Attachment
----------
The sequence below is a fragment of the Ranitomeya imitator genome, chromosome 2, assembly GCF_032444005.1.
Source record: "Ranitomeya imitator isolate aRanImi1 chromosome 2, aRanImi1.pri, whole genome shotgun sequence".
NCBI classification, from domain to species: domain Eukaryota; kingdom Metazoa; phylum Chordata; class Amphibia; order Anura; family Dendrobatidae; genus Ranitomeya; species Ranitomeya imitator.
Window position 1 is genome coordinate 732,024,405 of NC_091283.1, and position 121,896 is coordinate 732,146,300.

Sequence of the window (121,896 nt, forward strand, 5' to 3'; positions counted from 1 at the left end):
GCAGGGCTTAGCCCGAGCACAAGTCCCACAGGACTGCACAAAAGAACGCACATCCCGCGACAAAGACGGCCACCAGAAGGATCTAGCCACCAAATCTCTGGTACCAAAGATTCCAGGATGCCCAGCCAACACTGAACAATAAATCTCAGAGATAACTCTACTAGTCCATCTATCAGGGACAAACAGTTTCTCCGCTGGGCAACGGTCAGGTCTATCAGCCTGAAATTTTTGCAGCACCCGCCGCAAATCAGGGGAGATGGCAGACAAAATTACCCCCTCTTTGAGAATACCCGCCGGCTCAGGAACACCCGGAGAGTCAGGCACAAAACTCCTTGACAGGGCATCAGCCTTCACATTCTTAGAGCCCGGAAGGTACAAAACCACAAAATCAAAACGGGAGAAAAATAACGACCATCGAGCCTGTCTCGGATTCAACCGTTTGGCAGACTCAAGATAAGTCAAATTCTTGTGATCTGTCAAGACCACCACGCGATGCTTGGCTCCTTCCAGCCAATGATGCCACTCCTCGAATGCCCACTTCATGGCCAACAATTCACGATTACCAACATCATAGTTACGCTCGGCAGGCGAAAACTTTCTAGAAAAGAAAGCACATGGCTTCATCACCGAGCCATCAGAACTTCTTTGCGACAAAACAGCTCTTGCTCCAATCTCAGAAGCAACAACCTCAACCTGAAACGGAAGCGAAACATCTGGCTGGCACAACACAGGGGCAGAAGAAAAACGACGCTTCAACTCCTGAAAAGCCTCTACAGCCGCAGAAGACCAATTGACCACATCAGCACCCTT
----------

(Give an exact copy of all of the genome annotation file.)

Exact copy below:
The sequence below is a fragment of the Ranitomeya imitator genome, chromosome 2, assembly GCF_032444005.1.
Source record: "Ranitomeya imitator isolate aRanImi1 chromosome 2, aRanImi1.pri, whole genome shotgun sequence".
NCBI classification, from domain to species: domain Eukaryota; kingdom Metazoa; phylum Chordata; class Amphibia; order Anura; family Dendrobatidae; genus Ranitomeya; species Ranitomeya imitator.
Window position 1 is genome coordinate 732,024,405 of NC_091283.1, and position 121,896 is coordinate 732,146,300.

Sequence of the window (121,896 nt, forward strand, 5' to 3'; positions counted from 1 at the left end):
GCAGGGCTTAGCCCGAGCACAAGTCCCACAGGACTGCACAAAAGAACGCACATCCCGCGACAAAGACGGCCACCAGAAGGATCTAGCCACCAAATCTCTGGTACCAAAGATTCCAGGATGCCCAGCCAACACTGAACAATAAATCTCAGAGATAACTCTACTAGTCCATCTATCAGGGACAAACAGTTTCTCCGCTGGGCAACGGTCAGGTCTATCAGCCTGAAATTTTTGCAGCACCCGCCGCAAATCAGGGGAGATGGCAGACAAAATTACCCCCTCTTTGAGAATACCCGCCGGCTCAGGAACACCCGGAGAGTCAGGCACAAAACTCCTTGACAGGGCATCAGCCTTCACATTCTTAGAGCCCGGAAGGTACAAAACCACAAAATCAAAACGGGAGAAAAATAACGACCATCGAGCCTGTCTCGGATTCAACCGTTTGGCAGACTCAAGATAAGTCAAATTCTTGTGATCTGTCAAGACCACCACGCGATGCTTGGCTCCTTCCAGCCAATGATGCCACTCCTCGAATGCCCACTTCATGGCCAACAATTCACGATTACCAACATCATAGTTACGCTCGGCAGGCGAAAACTTTCTAGAAAAGAAAGCACATGGCTTCATCACCGAGCCATCAGAACTTCTTTGCGACAAAACAGCTCTTGCTCCAATCTCAGAAGCAACAACCTCAACCTGAAACGGAAGCGAAACATCTGGCTGGCACAACACAGGGGCAGAAGAAAAACGACGCTTCAACTCCTGAAAAGCCTCTACAGCCGCAGAAGACCAATTGACCACATCAGCACCCTT